Some concerned teachers in the country have cried foul over monthly deductions meant for Teachers Union of Malawi (TUM) membership fee when they are not members.
The teachers in a letter to TUM leadership want the union to stop the deductions and publish names of its membership for transparency and accountability sake.
In a letter dated September 28 2020, copied to ministries of Education and Labour, the disgruntled teachers fault the union for making membership compulsory.
Section 7(2) of TUM constitution states that every teacher registered as such in the register of teachers in Malawi shall be eligible for admission to the union as a full member, but upon completion of the membership registration form and payment of subscription fee.
But thousands of teachers in primary and secondary schools as well as teacher training colleges (TTCs) are deducted K500 at source every month as TUM membership fee.
One of the concerned teachers based in Blantyre, Christopher Padambo, said he did not register or sign a form to be a TUM member. He said was employed in 2014 and since then has been deducted the TUM membership fee every month.
However, Padambo said he was surprised when he asked TUM for financial support for a teachers activity at his school when the union declined to help them.
“We had a small activity last month as teachers in our area and needed K20 000 to do some placards. When we asked TUM for assistance, we were told the union has no money and we had to source the funds on our own.
“[Yet] we are being deducted money every month. The union is failing to assist us with just K20 000!” he said.
In an interview, TUM secretary general Charles Kumchenga admitted that there are many teachers who are not TUM members but are being deducted the K500 membership fee every month.
“Some of the teachers filled membership forms 15 or 20 years ago, and they may have forgotten [that they are TUM members] and that is why they are complaining that they are being deducted the membership fee.
“Of course, there are some teachers who did not fill the forms and they are many, and our request is that such teachers should contact zonal or district leadership or divisional leadership to withdraw their membership,” he said.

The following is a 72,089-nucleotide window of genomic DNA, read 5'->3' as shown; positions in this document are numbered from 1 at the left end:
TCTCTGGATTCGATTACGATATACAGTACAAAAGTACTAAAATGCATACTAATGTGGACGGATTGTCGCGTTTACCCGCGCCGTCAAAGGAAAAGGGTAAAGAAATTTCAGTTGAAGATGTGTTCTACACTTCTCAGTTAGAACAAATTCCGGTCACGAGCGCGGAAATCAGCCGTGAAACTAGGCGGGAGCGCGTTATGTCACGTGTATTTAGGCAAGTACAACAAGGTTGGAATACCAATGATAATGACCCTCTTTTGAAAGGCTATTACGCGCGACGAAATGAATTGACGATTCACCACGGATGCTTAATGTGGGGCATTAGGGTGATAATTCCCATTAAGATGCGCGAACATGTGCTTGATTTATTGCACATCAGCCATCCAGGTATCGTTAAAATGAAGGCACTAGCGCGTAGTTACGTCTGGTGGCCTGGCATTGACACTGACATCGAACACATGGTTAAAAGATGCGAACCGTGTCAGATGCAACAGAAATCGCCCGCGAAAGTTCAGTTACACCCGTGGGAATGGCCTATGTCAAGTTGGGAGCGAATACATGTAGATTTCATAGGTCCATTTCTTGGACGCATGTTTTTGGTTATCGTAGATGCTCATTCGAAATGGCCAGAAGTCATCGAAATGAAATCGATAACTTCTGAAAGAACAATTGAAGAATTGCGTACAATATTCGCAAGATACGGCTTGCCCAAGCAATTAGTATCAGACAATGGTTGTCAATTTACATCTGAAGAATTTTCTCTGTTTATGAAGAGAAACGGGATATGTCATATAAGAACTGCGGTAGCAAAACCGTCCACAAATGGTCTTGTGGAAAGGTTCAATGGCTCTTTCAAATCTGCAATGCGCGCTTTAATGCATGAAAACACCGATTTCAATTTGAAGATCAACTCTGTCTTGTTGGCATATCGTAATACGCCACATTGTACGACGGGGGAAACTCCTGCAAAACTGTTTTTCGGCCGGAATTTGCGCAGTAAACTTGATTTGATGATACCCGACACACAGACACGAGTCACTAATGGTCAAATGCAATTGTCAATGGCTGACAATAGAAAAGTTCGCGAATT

Kumchenga also explained that the union is on a shoe-string budget because it does not receive all the monthly subscriptions paid by teachers.
“Government mostly releases part of the money due to budget constraints,” he said.
The TUM SG could not disclose the current number of members, arguing the list is still being vetted as some teachers have retired over the years.
He also could not disclose how much the union is collecting from teachers as membership fee annually, saying the information is not for public consumption.
But information we sourced from Civil Society Education Coalition (Csec) shows that there are about 80 000 teachers in the country, out of which 50 000 are members of TUM.
This translates to K25 million monthly and K300 million a year.
Meanwhile Csec has also engaged TUM on the grievances and is advising the union to expeditiously address the concerns to make sure that all errors are corrected.
Csec executive director Benedicto Kondowe in an interview observed that TUM’s mandate rests on the premise of voluntary association, adding that TUM is not a regulator to be imposing certain decisions.
He said: “Our view has always been that involvement of teachers in TUM activities is voluntary, so on that basis if the union is to generate a monthly fee from a teacher it has to be purely based on consent, and that consent has to be manifested by duly filling the forms.”
Kondowe explained that TUM ought to have come up with a consolidated list of its members which should be forwarded to Ministry of Education and the same be taken to Treasury to give instructions to Auditor General(AG) for purposes of effecting deductions.
He said the current arrangement where deductions are effected at source is faulty.
“The sooner this is done the better, because the issue has the potential of disrupting the noble functions of TUM. Teachers need a body like TUM to maintain their collective voice but the union must operate within the law,” said Kondowe.